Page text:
Religion 101

Religion 101

No, Creationism is NOT Science; It’s Religion (Part Three)

As I mentioned in my previous blog entry, a sizable proportion of the American public in general fails to understand that in science, a theory is not just a working hypothesis or a mere educated guess, but actually a systematic, comprehensive, testable, and scientifically well-supported explanation of observed phenomena. Theories never become facts; theories explain facts.

The theory of gravity explains the fact of gravity. The theory of relativity explains the phenomenon of relativity. The theory of evolution explains the fact or phenomenon of evolution.

Using “theory” in this precise, technical sense, creationism does not qualify as a scientific theory. It provides no such systematic, detailed, comprehensive, testable, or scientifically well-supported explanations of anything. There is no genuine empirical evidence to support its claims. It is neither testable nor falsifiable. If the evidence one day compels scientists to re-think or even abandon evolution, scientists will do so, since they are committed to the scientific method, and to following the evidence wherever it may lead. By contrast, no conceivable evidence of any sort can ever convince diehard creationists to abandon creationism; this only underscores the reality that creationism is a faith-based position, rather than a evidence-based position.


Given that creationism is ultimately not a scientific conclusion based upon empirical evidence (it has none, despite what creationist books and websites attempt to present as supporting evidence), it should seem transparently clear that creationism simply has no business being taught in science classes.

Many creationists erroneously argue that their religious belief in divine creation, as described in the biblical book of Genesis, is every bit as much of a “theory” as evolutionary theory (again confusing scientific theory with the colloquial sense of “theory” as a mere hypothetical possibility). If both are “just theories,” they often argue, then neither yet qualifies as “proven fact” (again failing to realize scientific theories never become facts, but instead function as explanations of facts, while also failing to understand that evolution is both theory and fact). And if, in their minds, both creationism and evolution are both just alternative “unproven theories,” then why not teach both? Why not give both “theories” equal time? Why not just let students decide for themselves?


This might at first sound merely like a reasonable appeal to “fair play,” at least among those who do not fully grasp or appreciate the critical distinction between a legitimate scientific theory and a “theory” in the looser colloquial sense of the term. The problem, of course, is that evolution is a genuine scientific theory (in the precise technical sense of the word), whereas creationism is not. In other words, evolution is real science, and creationism simply isn’t. Science classes are not (or should not be) in the habit of giving equal time to non-scientific alternatives. After all, we don’t expect teachers to devote equal class time to teaching about both astrology as well as astronomy, or to alchemy as well as chemistry, or to arguments in favor of a flat earth. Teaching creationism alongside evolution would give the false impression that creationism was somehow on par with evolution as a scientific theory, when in fact such is simply not the case.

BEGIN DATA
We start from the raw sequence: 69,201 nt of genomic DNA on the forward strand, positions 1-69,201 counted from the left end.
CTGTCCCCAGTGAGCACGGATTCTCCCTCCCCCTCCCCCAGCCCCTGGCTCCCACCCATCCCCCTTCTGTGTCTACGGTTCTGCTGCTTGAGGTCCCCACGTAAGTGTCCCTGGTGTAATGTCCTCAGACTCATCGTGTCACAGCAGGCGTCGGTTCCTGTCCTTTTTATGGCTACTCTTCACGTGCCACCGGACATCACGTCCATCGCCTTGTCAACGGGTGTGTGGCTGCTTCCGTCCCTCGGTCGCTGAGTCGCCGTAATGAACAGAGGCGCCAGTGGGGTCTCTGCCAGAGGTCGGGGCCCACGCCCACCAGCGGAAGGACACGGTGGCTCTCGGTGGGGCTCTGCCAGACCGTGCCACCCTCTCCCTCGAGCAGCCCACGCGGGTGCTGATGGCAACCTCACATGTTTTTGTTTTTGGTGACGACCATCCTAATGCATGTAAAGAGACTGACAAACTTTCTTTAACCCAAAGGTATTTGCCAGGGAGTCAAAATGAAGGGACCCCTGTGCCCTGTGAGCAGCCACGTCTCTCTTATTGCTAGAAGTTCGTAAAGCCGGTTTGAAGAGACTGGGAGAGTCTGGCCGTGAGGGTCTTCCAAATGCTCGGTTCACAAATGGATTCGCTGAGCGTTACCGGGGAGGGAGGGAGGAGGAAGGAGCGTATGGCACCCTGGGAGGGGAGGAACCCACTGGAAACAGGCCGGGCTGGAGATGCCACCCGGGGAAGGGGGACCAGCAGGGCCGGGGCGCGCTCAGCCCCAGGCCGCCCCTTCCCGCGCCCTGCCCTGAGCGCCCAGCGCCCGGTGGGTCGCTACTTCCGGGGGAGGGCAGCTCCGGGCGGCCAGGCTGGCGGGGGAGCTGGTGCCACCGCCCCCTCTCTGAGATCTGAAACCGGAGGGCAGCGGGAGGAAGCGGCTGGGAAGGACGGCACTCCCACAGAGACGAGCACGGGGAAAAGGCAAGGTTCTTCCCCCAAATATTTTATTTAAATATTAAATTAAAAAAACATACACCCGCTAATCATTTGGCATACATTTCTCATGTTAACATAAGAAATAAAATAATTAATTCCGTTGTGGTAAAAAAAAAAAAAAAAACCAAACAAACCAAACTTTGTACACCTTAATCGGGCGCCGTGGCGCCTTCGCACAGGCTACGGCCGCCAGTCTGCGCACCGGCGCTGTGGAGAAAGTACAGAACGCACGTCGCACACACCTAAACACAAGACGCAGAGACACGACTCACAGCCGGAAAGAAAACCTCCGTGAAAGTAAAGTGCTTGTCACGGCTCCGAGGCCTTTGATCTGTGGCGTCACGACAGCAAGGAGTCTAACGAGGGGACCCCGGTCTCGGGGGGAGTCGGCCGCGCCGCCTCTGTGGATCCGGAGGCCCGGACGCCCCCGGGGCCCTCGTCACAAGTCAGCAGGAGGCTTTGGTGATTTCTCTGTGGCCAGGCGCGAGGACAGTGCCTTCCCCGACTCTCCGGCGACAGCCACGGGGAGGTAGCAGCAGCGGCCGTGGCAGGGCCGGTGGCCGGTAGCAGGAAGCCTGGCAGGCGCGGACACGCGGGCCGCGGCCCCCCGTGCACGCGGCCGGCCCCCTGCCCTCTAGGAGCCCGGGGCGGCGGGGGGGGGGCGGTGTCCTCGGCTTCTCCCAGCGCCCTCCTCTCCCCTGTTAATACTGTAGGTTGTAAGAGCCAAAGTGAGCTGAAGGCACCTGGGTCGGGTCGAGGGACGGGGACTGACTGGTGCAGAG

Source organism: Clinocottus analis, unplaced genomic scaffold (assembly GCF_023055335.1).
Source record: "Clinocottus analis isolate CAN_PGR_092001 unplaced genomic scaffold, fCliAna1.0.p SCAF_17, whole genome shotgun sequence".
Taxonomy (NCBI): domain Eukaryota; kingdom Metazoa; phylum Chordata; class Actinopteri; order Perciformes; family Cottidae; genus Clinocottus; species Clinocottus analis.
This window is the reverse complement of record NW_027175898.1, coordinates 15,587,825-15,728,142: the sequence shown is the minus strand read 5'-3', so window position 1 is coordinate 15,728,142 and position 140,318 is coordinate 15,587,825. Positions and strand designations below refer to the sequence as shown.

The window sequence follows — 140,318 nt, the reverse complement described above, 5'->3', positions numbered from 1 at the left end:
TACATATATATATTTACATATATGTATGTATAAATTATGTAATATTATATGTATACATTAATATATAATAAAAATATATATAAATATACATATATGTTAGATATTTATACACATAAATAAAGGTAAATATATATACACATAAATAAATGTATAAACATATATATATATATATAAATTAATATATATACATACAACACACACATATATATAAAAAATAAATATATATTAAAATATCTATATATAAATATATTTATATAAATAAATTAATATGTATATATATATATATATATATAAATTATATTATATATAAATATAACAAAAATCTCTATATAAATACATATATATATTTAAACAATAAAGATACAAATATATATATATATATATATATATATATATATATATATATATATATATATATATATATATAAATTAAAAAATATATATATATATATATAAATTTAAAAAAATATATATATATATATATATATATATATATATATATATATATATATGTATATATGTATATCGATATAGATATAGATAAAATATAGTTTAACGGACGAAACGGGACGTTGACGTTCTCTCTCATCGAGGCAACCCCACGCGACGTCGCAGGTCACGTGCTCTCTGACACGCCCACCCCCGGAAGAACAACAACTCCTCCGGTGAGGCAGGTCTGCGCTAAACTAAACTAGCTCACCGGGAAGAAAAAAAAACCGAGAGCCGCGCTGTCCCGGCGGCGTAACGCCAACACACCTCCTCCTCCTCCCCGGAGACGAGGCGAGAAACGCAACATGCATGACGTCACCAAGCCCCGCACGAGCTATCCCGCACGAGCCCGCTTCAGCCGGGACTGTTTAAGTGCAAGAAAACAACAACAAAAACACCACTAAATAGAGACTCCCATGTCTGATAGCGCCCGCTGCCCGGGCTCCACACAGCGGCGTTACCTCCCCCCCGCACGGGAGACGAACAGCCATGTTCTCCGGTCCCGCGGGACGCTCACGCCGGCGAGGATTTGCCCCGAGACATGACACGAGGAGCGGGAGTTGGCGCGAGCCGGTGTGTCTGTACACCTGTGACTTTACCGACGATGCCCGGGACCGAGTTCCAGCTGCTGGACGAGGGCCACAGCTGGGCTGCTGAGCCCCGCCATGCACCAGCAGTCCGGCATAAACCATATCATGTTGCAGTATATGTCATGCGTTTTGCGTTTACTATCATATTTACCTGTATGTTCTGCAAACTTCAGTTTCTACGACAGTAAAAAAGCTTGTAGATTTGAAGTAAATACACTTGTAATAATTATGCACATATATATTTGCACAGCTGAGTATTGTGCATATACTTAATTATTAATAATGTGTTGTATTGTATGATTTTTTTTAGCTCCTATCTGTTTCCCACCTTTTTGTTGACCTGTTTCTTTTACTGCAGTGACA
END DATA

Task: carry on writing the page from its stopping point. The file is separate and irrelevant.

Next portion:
Sometimes proponents of teaching creationism alongside evolution in science classrooms argue that it should be done simply in order to “teach the controversy.” However, the problem here is that within the scientific community, there simply is no controversy. Contrary to what one often reads in creationist literature, evolution is by no stretch of the imagination “a theory in crisis.” Like any scientific theory, the theory of evolution is open-ended, constantly being added to and improved upon as new data comes to light; as part of that ongoing process of discovery, scientists will continue to debate among themselves the details or precise mechanisms of this or that particular aspect of evolutionary theory. However, this by no means implies that the theory itself is coming increasingly under question; in fact, quite the opposite is true. Every new development thus far has further strengthened the theory, rather than in any way undermined it.


Based upon literally mountains of evidence from multiple disciplines all seamlessly converging in favor of it, the theory of evolution is in fact accepted by the overwhelming majority of scientists worldwide. Within the U.S. alone (itself a major bulwark of creationism), polls indicate that about 95% of scientists generally, and over 99% of scientists specifically working in relevant fields such as life sciences and earth sciences, accept evolutionary theory and reject creationism.

(To be continued, in Part Four)





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